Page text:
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The story of Alaska’s oldest shipwreck makes fascinating reading

  • Author: Nancy Lord
    | Alaska books
  • Updated: February 23
  • Published February 23

The Ship, The Saint, and the Sailor: The Long Search for the Legendary Kad’yak

By Bradley G. Stevens. Alaska Northwest Books/Graphic Arts Books, 2018. 280 pages. $17.99.

In 1860, Russian captain Illarion Arkhimandritov steered the barque Kad’yak (named for the settlement of that name, now Kodiak) away from what is now known as Woody Island, a small island just east of Kodiak Island, where it had loaded up with a shipment of ice bound for San Francisco. Just a few miles off, on an unchartered reef now known as Kodiak Rock, the ship went aground and quickly began to fill with water. The captain and crew evacuated — no one was lost — but the sinking ship was abandoned. It drifted off the reef and eventually settled to the bottom in Icon Bay, at Spruce Island.

’The Ship, The Saint, and the Sailor: The Long Search for the Legendary Kad’yak, ’ by Bradley G. Stevens

This is the beginning of the story, told by the author, a former Kodiak resident, about decades of efforts to find the wreck, its eventual discovery, and the archeological investigation to map its remains and salvage key items. Readers who think that such a bit of arcane maritime history would make for dull reading will be mistaken; the story, rich in details and personalities, will absorb anyone with a taste for adventure — especially those with an interest in Alaska’s early history. The narrative voice here is personal, lively, and engaging. The story is clearly told.

The Kad’yak, a well-built German ship, had travelled around the world before going into service for the Russian-American Company. Starting in 1857, its main duty was taking ice to San Francisco — the ice trade itself is a fascinating story told here — and returning with beef, flour, and other provisions for the Russian colonies. Although shipwrecks were common in that era, the Kad’yak is the only ship from the Russian American colonial period yet discovered — making its shipwreck site the oldest known one in Alaska.

Beyond that significance, its exploration was the first professional underwater archeological survey in Alaska and established processes and standards for conserving such sites and their artifacts for research and public ownership.

The author, who was a crab biologist with the National Oceanography and Atmospheric Administration (NOAA) in Kodiak at the time and is now a professor of marine science and a research scientist in Maryland, paired his significant experience as a cold-water diver and operator of submersible vehicles with an almost-obsessive passion for studying charts and accounts (including some confused bearings and names) to try to locate the wreck. After decades of research, he thought he knew where it had to be. With diving friends, including an archeologist, he put together a team that in 2003 discovered a ballast pile of rocks, metal masses concreted together by rust, copper items, and multiple anchors and cannons.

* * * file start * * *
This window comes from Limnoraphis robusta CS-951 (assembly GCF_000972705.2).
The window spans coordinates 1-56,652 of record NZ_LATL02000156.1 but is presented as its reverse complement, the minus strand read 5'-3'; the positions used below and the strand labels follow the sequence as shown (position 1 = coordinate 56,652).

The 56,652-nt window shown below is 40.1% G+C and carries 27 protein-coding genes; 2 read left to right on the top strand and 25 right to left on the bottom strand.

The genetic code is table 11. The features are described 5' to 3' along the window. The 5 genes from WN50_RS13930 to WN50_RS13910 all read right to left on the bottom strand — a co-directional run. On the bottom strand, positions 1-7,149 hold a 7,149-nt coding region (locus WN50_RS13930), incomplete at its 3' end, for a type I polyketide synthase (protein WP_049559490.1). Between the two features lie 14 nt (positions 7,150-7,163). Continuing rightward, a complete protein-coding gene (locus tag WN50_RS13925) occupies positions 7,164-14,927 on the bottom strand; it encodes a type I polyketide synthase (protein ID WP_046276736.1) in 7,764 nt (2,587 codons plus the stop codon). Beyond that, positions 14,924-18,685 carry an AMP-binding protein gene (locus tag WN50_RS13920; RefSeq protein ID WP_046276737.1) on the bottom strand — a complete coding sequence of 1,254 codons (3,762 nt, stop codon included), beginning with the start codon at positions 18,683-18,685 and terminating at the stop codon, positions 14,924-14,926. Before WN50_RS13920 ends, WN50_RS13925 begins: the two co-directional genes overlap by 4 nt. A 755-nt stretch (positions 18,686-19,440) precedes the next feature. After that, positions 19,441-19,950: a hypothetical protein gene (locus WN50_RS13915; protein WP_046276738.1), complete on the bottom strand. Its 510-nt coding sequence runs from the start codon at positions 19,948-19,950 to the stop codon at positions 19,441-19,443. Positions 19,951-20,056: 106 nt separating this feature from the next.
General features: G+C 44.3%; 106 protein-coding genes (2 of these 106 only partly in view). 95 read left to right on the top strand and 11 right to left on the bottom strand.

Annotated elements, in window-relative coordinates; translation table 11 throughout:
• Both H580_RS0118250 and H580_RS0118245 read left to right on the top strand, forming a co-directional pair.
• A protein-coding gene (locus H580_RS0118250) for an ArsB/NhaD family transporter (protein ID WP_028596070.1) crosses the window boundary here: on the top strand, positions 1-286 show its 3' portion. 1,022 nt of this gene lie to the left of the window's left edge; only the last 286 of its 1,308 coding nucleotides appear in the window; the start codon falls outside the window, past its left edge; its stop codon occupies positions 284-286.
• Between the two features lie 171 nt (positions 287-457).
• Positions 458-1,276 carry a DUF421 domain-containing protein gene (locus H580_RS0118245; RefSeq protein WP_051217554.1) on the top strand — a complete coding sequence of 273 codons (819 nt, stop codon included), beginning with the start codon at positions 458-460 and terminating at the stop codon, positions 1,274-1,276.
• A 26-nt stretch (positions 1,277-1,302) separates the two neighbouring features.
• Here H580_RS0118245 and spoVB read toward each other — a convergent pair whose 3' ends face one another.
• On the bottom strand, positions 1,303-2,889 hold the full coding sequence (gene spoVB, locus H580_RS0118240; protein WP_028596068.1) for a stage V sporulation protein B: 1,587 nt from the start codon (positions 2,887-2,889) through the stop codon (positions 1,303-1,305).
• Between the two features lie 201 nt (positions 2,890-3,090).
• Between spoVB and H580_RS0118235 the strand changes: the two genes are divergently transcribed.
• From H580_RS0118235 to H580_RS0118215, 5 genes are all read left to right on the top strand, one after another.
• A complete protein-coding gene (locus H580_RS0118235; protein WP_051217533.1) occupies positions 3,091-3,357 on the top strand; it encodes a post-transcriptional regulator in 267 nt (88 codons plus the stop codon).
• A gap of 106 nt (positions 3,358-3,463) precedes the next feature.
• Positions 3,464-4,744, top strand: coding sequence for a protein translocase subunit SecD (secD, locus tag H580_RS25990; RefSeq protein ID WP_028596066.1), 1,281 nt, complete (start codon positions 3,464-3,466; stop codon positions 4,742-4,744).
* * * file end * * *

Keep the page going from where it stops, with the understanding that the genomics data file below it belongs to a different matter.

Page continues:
Ensuing drama involved efforts to preserve and protect the site from private salvage interests, likely complicated by conflicting personalities and misunderstandings. Federal and state laws and practices regarding abandoned ships and ship salvage are convoluted but were eventually interpreted such that the Kad’yak, on the National Historic Register, is today in state ownership. The author notes that, since the Kad’yak’s cargo was not gold or other treasures but only ice packed in sawdust, its wealth is in the historic information gathered scientifically and shared with the public through publications and exhibits.

Following the initial discovery, a major research dive and archeological survey funded by federal grants in 2004 resulted in mapping and photography of the site and the recovery of key, small items to be used in museum exhibits. Efforts were also made to include the people of Kodiak and Ouzinkie in understanding and interpreting the Kad’yak’s value. Local teachers developed related lesson plans.

Interspersed within the linear story of the ship’s research, discovery, survey, and preservation, Stevens includes equally fascinating stories about his other scientific research and adventures as well as forays into related subjects. The Alaska ice trade, as mentioned, is one side journey; who knew that in the 1850s ice from Woody Island was the single most valuable commodity in Russian America, and that the enterprise employed up to 200 Natives and Russians during the ice-cutting season? Another chapter details the pleasures and hazards of scuba diving. Yet another—regarding the “saint” in the book’s title — tells of early Russian relationships with Kodiak’s Native people and the role of Father (later Saint) Herman; it was said by some that the ship captain’s failure to honor Father Herman is what caused the Kad’yak to sink just offshore of Herman’s grave.

A final chapter tells the tragic story of the Big Valley — the ship that served as the dive tender and headquarters for the Kad’yak investigation. In 2005, while crabbing in the Bering Sea, it rolled over, with the loss of its captain and all but one crew member.

The book includes numerous photographs, including of the underwater wreck and archeologists at work. Maps and an appendix of various documents, along with end notes, are also very helpful in understanding the full story.


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